The biggest criticism of cardinal methods is that they’ll devolve into FPTP through bullet voting. Yet, from experience in both California’s Bay Area and Australia, we know that RCV elects the candidate with the most 1st choice votes 90% of the time (https://democracyjournal.org/arguments/ranked-choice-voting-is-not-the-solution/) (https://www.fairvote.org/every_rcv_election_in_the_bay_area_so_far_has_produced_condorcet_winners), and I believe the FPTP runner-up the other 10%. This suggests that the most important purpose of a single-winner method may not be changing who wins, but rather, helping new candidates grow. On that front, cardinal systems are clearly better, as evidenced by how they consistently give 3rd parties way more votes than IRV. https://www.electionscience.org/library/approval-voting-versus-irv/ and https://rangevoting.org/NurseryEffect.html
FairVote seems happy to criticize the top-two runoff system as unsatisfactory, which is interesting because it is rare for IRV and top-two runoff to differ (at least if you assume that the delayed runoff outcome would produce the same result as the pairwise comparison between the two runoff opponents on the ranked ballots.) I have often thought that it would be useful to try to determine whether there has ever been an IRV election in the US where the winner would not have been the same under top-two runoff, because if it turned out that the answer was no, then it would suggest that some of their criticisms of top-two runoff also apply to IRV. Unfortunately, making a ‘never’ claim runs the risk of missing some jurisdiction that used IRV at one time. However, if you are correct that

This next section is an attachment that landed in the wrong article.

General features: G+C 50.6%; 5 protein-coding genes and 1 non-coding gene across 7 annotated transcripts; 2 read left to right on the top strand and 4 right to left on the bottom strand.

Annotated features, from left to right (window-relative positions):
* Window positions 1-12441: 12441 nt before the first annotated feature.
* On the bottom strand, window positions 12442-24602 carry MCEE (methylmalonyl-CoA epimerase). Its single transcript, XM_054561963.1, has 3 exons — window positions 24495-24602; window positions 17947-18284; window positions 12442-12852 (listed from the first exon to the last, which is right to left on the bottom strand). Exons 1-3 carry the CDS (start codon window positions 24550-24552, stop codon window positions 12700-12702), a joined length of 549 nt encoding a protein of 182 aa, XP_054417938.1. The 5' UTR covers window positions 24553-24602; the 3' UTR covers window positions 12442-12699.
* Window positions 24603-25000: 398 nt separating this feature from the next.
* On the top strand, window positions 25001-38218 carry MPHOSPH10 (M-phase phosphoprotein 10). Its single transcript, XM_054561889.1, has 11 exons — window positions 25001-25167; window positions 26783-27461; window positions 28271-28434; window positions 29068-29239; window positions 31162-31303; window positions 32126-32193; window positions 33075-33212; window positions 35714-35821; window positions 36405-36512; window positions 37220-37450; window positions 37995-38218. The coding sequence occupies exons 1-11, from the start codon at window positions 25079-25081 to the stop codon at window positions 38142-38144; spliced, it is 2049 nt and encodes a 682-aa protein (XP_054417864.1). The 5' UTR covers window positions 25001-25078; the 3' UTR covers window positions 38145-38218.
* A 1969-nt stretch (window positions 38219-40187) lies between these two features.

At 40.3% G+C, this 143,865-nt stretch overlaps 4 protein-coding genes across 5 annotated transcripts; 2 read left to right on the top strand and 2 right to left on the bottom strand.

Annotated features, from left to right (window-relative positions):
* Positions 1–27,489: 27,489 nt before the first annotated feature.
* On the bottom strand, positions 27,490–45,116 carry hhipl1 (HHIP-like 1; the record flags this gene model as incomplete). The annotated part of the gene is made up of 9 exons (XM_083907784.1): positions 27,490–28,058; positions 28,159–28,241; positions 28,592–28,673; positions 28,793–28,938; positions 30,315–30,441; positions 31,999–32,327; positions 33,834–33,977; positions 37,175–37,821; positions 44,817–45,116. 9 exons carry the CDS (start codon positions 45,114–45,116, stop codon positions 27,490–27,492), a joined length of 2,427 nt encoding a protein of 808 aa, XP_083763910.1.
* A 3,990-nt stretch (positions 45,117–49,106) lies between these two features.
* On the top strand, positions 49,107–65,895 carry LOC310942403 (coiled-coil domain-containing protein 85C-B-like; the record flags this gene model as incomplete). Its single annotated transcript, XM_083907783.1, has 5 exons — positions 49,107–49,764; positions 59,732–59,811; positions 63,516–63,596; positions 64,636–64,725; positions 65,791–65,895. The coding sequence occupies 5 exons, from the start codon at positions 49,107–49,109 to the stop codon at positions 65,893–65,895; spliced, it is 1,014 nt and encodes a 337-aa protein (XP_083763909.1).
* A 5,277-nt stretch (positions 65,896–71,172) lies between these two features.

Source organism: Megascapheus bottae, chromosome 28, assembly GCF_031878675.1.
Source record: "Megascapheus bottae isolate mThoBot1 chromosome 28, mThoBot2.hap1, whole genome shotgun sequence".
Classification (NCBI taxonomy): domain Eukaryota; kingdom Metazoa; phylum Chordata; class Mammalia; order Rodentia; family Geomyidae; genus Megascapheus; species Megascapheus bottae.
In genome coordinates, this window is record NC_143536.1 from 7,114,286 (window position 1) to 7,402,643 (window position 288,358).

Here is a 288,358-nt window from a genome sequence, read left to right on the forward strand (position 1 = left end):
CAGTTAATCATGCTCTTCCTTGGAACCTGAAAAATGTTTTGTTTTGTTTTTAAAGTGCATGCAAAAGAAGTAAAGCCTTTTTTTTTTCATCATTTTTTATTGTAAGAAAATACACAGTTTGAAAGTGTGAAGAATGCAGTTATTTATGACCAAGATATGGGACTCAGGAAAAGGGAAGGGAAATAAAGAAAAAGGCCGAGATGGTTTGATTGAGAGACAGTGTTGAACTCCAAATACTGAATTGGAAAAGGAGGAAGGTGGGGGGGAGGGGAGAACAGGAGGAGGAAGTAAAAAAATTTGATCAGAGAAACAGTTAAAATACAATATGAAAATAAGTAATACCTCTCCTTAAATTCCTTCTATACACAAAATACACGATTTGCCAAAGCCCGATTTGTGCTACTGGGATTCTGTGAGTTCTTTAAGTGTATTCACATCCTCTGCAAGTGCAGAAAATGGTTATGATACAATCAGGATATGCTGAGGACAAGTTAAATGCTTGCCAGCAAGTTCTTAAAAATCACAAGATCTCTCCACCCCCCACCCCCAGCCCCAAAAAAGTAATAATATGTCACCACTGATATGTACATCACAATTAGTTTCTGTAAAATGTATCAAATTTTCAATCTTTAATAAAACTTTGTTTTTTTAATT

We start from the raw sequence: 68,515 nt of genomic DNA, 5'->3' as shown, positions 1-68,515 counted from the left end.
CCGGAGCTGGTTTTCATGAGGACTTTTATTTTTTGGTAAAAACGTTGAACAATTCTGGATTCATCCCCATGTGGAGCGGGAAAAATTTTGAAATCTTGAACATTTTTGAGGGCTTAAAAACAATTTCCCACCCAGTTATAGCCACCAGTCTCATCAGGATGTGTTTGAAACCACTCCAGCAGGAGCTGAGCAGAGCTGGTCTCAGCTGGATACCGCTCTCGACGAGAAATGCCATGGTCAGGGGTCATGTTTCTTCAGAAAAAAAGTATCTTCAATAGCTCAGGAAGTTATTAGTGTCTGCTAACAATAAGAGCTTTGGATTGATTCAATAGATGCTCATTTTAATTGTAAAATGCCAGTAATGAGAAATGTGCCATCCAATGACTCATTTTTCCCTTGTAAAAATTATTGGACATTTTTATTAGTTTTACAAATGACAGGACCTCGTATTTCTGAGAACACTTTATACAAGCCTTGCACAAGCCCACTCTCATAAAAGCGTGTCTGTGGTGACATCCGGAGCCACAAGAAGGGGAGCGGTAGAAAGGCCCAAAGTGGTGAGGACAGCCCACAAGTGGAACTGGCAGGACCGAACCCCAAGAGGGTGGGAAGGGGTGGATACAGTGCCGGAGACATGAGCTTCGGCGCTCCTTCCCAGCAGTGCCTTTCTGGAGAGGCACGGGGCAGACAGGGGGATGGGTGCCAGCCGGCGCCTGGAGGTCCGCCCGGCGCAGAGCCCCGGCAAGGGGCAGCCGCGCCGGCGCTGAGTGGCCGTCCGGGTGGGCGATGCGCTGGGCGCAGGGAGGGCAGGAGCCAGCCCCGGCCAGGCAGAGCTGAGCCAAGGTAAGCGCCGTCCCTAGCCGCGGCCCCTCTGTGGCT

that information combined with FairVote’s “no Condorcet failure” claim would rule out all elections in the Bay Area dataset as cases where IRV would have changed the outcome from top-two runoff.
Of course, there has been Condorcet failure in US top-two runoff elections in the past (e.g. the infamous “Lizard vs. Wizard” race), and in IRV elections (Burlington, which would also have been a failure in top-two runoff). I think that it is interesting that FairVote is choosing to evaluate IRV on the basis of its performance of only a specific region of the US when there have been IRV elections with publicly available ranked ballot data outside this region, and that it is suspicious that the elections in their chosen region are so conspicuously unchallenging.
I think initially all systems will either pick the FPTP winner or runner up most of the time. Third parties need time to grow and voters need to start forming complex opinions.
One of the statistics was from Australia, which has had 100 years to grow 3rd parties.